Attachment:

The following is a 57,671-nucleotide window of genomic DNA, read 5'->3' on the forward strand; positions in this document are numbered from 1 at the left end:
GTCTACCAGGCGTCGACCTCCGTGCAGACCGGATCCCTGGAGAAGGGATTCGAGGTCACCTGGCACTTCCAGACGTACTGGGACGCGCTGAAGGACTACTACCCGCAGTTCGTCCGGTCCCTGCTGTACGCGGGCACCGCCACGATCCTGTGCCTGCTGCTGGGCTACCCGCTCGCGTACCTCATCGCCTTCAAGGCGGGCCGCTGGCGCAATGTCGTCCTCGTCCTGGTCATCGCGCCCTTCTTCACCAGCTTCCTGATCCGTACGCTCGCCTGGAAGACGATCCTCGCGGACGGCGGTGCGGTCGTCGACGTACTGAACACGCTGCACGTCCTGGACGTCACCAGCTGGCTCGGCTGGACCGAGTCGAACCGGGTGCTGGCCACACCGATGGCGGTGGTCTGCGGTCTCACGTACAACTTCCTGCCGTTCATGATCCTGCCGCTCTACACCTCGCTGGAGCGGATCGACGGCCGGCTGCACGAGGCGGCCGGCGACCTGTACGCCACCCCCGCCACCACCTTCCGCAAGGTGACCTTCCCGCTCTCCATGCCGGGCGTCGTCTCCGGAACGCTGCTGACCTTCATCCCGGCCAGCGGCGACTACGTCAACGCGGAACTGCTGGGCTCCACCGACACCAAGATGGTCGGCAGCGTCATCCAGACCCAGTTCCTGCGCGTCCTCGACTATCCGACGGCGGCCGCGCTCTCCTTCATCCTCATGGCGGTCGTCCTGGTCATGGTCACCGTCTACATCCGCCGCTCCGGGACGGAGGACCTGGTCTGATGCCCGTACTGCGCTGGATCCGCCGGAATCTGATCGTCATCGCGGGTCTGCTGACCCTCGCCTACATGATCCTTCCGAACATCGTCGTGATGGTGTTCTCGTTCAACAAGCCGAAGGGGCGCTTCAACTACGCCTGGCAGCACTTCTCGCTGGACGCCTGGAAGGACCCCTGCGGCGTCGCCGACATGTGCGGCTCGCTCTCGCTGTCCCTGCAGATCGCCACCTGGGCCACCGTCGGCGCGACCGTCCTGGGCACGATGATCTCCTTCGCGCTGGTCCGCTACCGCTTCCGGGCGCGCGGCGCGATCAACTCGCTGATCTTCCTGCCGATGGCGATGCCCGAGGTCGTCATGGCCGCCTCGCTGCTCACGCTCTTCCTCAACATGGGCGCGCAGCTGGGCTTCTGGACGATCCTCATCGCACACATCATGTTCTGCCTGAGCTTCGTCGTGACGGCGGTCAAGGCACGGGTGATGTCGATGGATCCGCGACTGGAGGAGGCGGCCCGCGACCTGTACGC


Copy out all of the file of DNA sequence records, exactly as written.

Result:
The following is a 57,671-nucleotide window of genomic DNA, read 5'->3' on the forward strand; positions in this document are numbered from 1 at the left end:
GTCTACCAGGCGTCGACCTCCGTGCAGACCGGATCCCTGGAGAAGGGATTCGAGGTCACCTGGCACTTCCAGACGTACTGGGACGCGCTGAAGGACTACTACCCGCAGTTCGTCCGGTCCCTGCTGTACGCGGGCACCGCCACGATCCTGTGCCTGCTGCTGGGCTACCCGCTCGCGTACCTCATCGCCTTCAAGGCGGGCCGCTGGCGCAATGTCGTCCTCGTCCTGGTCATCGCGCCCTTCTTCACCAGCTTCCTGATCCGTACGCTCGCCTGGAAGACGATCCTCGCGGACGGCGGTGCGGTCGTCGACGTACTGAACACGCTGCACGTCCTGGACGTCACCAGCTGGCTCGGCTGGACCGAGTCGAACCGGGTGCTGGCCACACCGATGGCGGTGGTCTGCGGTCTCACGTACAACTTCCTGCCGTTCATGATCCTGCCGCTCTACACCTCGCTGGAGCGGATCGACGGCCGGCTGCACGAGGCGGCCGGCGACCTGTACGCCACCCCCGCCACCACCTTCCGCAAGGTGACCTTCCCGCTCTCCATGCCGGGCGTCGTCTCCGGAACGCTGCTGACCTTCATCCCGGCCAGCGGCGACTACGTCAACGCGGAACTGCTGGGCTCCACCGACACCAAGATGGTCGGCAGCGTCATCCAGACCCAGTTCCTGCGCGTCCTCGACTATCCGACGGCGGCCGCGCTCTCCTTCATCCTCATGGCGGTCGTCCTGGTCATGGTCACCGTCTACATCCGCCGCTCCGGGACGGAGGACCTGGTCTGATGCCCGTACTGCGCTGGATCCGCCGGAATCTGATCGTCATCGCGGGTCTGCTGACCCTCGCCTACATGATCCTTCCGAACATCGTCGTGATGGTGTTCTCGTTCAACAAGCCGAAGGGGCGCTTCAACTACGCCTGGCAGCACTTCTCGCTGGACGCCTGGAAGGACCCCTGCGGCGTCGCCGACATGTGCGGCTCGCTCTCGCTGTCCCTGCAGATCGCCACCTGGGCCACCGTCGGCGCGACCGTCCTGGGCACGATGATCTCCTTCGCGCTGGTCCGCTACCGCTTCCGGGCGCGCGGCGCGATCAACTCGCTGATCTTCCTGCCGATGGCGATGCCCGAGGTCGTCATGGCCGCCTCGCTGCTCACGCTCTTCCTCAACATGGGCGCGCAGCTGGGCTTCTGGACGATCCTCATCGCACACATCATGTTCTGCCTGAGCTTCGTCGTGACGGCGGTCAAGGCACGGGTGATGTCGATGGATCCGCGACTGGAGGAGGCGGCCCGCGACCTGTACGC